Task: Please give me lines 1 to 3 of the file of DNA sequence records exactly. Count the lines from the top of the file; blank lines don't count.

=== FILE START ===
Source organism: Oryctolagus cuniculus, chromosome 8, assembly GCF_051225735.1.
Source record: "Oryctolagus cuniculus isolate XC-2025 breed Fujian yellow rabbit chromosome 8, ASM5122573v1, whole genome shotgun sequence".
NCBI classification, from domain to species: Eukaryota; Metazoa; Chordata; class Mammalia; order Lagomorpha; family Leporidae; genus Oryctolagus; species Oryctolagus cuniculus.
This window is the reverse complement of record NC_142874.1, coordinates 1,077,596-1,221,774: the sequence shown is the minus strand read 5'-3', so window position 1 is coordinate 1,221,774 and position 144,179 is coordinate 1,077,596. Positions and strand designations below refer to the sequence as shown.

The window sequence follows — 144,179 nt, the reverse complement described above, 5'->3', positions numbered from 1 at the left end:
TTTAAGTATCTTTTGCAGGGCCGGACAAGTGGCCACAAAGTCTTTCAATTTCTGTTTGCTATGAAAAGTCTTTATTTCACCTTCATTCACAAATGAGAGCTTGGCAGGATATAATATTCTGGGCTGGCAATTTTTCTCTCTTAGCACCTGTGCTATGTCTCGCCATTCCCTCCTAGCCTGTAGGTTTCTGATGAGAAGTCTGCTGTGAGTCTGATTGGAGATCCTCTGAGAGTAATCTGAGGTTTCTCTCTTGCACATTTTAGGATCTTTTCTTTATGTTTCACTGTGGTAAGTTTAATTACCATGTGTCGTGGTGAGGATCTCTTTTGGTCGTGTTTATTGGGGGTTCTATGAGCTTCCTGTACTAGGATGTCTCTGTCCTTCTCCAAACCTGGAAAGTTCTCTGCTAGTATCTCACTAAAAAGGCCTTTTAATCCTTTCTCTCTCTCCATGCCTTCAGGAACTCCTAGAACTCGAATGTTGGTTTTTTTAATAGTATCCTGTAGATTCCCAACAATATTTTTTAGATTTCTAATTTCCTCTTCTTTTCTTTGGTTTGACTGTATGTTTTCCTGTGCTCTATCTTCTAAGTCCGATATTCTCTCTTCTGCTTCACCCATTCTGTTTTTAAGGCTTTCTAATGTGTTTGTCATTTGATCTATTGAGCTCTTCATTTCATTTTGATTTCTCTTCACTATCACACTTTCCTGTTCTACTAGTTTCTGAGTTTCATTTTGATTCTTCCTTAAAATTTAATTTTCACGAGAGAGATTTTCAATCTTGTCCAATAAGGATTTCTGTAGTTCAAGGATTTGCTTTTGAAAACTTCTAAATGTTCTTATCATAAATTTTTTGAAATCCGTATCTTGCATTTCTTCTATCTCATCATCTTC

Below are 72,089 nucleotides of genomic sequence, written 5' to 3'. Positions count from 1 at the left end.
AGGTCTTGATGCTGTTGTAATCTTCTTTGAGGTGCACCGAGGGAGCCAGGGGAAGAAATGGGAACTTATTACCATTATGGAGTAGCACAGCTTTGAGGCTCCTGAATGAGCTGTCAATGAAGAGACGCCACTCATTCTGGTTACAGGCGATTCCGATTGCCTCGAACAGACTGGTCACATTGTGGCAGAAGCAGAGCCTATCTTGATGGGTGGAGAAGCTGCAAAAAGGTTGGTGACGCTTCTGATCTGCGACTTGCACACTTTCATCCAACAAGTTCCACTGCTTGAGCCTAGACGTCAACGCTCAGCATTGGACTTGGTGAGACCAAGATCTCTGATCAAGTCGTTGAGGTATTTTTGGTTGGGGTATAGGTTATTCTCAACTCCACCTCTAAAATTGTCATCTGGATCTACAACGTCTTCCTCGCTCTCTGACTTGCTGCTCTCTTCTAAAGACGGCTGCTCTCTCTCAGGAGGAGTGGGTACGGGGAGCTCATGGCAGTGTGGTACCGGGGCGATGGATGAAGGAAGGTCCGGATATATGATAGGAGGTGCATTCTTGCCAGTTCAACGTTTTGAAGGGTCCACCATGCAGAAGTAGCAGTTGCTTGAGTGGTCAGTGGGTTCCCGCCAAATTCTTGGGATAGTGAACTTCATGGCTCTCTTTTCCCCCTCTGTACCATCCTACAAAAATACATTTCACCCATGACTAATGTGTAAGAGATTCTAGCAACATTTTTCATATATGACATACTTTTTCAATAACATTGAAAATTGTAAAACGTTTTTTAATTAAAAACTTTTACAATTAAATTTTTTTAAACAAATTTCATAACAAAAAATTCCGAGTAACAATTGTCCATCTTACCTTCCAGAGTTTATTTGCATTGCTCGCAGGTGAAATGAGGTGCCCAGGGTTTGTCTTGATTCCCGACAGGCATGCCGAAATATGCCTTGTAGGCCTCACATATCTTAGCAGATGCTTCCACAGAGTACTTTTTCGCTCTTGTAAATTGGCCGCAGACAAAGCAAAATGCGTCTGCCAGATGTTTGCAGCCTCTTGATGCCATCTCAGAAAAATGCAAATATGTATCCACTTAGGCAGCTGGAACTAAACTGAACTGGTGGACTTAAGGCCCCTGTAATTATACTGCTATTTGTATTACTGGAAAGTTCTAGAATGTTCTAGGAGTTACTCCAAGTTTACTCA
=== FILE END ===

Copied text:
Source organism: Oryctolagus cuniculus, chromosome 8, assembly GCF_051225735.1.
Source record: "Oryctolagus cuniculus isolate XC-2025 breed Fujian yellow rabbit chromosome 8, ASM5122573v1, whole genome shotgun sequence".
NCBI classification, from domain to species: Eukaryota; Metazoa; Chordata; class Mammalia; order Lagomorpha; family Leporidae; genus Oryctolagus; species Oryctolagus cuniculus.